I felt a lump in my chest while applying lotion, what could it be if it isn't cancer?
"While applying lotion, I felt a strange lump on my chest that has not always been there. I was wondering if there are different reasons why a mass would build in the breast, other than the obvious. I have made a doctors appointment for tomorrow morning to get it checked out. Thanks!"
Feeling a new breast lump on self-exam can understandably cause concern and anxiety. With 1 in 9 women developing breast cancer in their lifetime, almost everyone has some personal experience with this disease – either with a family member or friend. A self-breast exam is a time-honored recommendation to assist in the early detection of breast cancer. However, there are some studies suggesting that self-breast exams may cause more anxiety than afford real benefit in early detection.
The breast is composed of glandular elements (lobules and ducts), fibrous supporting tissue, and fat. Each of these elements is affected by normal hormonal changes throughout a women’s menstrual cycle. A number of benign lumps can occur, in part due to proliferation (overgrowth), of these elements. These include cysts, fibroadenomas (fibrous growths), and lipomas (fatty growths). Also, many women have an abundance of fibrous tissue that oftentimes is referred to as fibrocystic change. This tissue is not always evenly distributed across the breast and can lead to the perception of a “lump” on exam.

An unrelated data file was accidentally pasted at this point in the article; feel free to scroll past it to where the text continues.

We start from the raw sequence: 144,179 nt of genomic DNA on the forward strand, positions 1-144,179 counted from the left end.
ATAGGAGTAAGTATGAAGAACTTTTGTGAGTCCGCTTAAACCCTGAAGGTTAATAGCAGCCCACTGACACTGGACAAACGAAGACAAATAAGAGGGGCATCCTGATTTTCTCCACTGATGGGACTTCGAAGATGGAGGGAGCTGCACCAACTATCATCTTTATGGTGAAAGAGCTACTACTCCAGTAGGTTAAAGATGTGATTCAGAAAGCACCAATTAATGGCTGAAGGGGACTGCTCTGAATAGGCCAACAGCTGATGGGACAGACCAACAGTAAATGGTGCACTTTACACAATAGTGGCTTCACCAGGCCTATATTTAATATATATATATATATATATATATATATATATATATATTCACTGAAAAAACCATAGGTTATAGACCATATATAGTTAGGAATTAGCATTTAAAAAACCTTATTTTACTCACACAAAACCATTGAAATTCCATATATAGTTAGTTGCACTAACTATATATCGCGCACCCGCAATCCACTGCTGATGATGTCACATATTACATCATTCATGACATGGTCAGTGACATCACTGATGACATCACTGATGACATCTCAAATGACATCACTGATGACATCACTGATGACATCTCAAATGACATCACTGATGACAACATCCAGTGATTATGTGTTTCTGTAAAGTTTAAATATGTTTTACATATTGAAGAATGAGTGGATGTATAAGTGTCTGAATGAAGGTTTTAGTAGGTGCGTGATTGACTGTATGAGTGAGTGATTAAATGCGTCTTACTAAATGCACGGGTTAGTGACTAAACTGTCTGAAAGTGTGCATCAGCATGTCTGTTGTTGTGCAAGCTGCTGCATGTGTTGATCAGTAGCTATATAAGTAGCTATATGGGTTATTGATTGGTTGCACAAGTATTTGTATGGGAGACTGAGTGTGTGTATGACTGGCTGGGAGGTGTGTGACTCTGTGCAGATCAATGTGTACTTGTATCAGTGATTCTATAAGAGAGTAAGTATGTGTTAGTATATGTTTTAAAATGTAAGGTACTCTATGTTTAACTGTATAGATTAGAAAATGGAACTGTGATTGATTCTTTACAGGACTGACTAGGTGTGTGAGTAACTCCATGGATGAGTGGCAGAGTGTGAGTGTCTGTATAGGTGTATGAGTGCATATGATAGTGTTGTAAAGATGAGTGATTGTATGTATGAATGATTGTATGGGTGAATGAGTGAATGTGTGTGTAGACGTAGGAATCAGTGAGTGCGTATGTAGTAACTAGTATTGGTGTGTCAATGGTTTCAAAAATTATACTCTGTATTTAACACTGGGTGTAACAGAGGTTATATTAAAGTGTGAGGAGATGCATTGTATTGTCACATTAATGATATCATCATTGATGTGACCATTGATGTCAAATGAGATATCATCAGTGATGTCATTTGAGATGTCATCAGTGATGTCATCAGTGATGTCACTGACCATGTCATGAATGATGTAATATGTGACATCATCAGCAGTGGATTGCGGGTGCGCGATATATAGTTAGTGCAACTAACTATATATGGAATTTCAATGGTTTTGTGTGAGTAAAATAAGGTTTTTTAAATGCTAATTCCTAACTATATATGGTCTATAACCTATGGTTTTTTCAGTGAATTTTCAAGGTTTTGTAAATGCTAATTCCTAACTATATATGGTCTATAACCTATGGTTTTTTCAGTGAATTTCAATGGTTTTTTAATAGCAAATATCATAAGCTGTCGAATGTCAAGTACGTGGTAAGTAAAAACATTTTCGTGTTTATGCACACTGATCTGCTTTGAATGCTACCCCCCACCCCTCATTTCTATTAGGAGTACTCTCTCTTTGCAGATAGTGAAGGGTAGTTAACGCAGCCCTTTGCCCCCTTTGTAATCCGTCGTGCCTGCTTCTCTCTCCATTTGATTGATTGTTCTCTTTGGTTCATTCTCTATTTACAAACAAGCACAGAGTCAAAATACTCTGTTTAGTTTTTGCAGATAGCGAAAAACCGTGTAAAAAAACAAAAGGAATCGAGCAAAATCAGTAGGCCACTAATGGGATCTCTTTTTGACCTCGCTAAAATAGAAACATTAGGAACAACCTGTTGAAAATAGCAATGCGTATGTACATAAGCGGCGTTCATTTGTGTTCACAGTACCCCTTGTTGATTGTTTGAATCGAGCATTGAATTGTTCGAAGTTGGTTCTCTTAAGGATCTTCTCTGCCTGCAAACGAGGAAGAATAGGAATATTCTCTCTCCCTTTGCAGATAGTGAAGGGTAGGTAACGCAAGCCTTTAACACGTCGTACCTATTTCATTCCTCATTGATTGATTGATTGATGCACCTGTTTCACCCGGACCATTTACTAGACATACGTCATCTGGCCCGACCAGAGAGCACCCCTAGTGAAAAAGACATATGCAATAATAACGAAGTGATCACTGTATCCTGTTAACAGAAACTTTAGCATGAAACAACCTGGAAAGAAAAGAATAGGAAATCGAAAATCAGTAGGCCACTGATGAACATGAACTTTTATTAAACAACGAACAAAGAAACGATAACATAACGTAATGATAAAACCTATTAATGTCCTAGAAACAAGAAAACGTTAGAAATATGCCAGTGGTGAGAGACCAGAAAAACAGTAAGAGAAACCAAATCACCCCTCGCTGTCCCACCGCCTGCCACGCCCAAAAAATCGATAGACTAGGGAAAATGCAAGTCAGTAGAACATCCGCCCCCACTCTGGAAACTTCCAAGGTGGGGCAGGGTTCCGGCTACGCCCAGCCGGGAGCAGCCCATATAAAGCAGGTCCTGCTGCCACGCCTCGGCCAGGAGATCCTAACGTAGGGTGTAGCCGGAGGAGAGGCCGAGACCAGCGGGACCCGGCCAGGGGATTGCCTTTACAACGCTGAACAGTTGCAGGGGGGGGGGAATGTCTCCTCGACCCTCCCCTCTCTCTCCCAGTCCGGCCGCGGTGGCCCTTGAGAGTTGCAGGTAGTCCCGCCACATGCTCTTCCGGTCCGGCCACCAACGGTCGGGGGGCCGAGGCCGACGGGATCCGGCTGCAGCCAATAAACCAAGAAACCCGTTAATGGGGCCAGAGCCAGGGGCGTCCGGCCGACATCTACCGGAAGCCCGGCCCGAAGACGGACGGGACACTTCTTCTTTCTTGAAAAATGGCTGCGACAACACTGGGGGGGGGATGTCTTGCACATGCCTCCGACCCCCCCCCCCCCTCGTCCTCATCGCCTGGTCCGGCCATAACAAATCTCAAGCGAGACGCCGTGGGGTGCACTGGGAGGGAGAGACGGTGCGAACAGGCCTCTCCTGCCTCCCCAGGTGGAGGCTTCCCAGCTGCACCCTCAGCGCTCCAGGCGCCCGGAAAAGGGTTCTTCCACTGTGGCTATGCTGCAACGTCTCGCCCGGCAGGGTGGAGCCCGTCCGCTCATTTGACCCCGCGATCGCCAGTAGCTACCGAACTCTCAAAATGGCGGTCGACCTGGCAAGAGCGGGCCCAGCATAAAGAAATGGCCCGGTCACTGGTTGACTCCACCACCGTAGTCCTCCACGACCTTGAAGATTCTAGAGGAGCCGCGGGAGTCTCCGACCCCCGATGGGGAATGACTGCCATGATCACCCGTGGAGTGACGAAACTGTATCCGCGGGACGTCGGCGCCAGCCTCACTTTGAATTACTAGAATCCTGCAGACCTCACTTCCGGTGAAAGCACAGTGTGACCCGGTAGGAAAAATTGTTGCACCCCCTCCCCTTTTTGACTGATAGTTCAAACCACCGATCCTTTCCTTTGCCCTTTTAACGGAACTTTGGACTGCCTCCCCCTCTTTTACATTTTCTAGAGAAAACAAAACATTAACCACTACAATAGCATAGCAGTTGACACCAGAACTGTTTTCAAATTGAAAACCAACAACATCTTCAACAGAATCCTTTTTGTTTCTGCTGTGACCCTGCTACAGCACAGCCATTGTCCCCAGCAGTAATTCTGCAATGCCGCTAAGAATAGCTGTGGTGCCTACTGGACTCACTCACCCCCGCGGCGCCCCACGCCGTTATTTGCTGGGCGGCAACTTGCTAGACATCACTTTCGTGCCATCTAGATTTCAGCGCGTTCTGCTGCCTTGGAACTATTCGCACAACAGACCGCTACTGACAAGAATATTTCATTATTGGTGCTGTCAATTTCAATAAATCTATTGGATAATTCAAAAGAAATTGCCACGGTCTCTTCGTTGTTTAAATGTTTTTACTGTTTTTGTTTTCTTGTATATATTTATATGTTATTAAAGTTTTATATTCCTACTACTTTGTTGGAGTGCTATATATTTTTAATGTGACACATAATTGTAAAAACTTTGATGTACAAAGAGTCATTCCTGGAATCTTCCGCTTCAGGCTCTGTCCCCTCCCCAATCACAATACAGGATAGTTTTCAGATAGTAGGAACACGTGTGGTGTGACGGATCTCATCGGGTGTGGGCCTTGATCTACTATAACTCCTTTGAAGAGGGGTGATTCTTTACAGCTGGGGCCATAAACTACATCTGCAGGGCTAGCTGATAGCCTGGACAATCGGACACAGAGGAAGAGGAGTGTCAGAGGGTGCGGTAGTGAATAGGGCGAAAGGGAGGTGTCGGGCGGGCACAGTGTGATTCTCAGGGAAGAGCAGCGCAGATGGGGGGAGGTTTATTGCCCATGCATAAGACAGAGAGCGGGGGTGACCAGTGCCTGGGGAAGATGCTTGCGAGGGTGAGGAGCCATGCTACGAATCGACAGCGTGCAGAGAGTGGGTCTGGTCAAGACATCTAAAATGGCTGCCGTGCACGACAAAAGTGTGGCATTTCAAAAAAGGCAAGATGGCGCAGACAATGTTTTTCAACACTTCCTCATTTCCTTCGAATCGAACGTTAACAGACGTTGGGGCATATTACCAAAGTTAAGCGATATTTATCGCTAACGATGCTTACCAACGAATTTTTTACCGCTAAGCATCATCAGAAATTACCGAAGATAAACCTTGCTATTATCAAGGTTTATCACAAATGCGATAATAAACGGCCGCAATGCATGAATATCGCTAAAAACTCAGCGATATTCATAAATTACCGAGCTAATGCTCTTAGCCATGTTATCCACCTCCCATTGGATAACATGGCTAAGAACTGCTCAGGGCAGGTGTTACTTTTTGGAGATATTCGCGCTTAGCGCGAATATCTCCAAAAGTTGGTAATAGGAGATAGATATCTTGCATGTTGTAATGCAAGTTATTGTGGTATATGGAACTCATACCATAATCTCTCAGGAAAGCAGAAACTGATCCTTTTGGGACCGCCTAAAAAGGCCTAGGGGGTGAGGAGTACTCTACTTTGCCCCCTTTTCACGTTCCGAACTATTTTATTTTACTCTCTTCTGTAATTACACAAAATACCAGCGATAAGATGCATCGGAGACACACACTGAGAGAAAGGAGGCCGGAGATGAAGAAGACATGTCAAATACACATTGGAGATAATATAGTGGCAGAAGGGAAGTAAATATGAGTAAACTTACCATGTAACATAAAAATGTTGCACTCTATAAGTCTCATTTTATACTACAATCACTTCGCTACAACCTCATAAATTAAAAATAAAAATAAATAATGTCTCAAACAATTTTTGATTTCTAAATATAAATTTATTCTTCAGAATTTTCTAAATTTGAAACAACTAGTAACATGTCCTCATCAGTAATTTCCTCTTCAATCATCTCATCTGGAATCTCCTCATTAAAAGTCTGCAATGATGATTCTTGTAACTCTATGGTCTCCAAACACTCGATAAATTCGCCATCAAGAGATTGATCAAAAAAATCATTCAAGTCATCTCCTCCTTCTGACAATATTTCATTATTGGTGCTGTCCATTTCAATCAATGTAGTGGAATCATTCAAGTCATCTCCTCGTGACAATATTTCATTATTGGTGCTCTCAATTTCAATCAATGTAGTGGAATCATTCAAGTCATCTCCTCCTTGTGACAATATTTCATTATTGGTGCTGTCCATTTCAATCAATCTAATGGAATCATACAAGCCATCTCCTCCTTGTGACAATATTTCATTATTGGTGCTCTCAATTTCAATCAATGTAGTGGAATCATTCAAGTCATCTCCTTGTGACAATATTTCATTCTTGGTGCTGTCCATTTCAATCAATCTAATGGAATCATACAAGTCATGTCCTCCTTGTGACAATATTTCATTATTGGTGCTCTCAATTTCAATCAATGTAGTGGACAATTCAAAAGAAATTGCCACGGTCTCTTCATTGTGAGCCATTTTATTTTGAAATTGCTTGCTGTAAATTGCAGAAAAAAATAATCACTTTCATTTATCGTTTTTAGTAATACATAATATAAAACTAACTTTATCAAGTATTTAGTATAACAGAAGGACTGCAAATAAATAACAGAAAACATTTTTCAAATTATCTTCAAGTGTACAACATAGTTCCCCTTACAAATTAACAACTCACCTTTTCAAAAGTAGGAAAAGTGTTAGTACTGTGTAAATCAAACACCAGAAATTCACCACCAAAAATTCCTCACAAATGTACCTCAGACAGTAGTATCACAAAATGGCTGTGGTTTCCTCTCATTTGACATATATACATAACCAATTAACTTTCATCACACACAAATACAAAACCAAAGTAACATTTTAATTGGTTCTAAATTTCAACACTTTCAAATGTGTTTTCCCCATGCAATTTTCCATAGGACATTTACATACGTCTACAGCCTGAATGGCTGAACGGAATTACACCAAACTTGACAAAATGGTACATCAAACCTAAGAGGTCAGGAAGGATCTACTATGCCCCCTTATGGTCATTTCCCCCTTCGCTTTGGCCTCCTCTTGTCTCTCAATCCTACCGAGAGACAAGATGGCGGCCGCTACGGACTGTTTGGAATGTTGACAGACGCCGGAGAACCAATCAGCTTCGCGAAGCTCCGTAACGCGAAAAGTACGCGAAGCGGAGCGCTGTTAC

The purpose of a self-breast exam is not necessarily to make a diagnosis, but, rather, to identify a change. When a change is noted, further evaluation is indicated. This usually will include a physical exam by your primary physician, and then, depending on your age, a mammogram and/or ultrasound. These studies can determine the nature of lump for a majority of women. However, if a lump persists (even if the radiology studies are negative), we would recommend a further evaluation by a breast surgeon.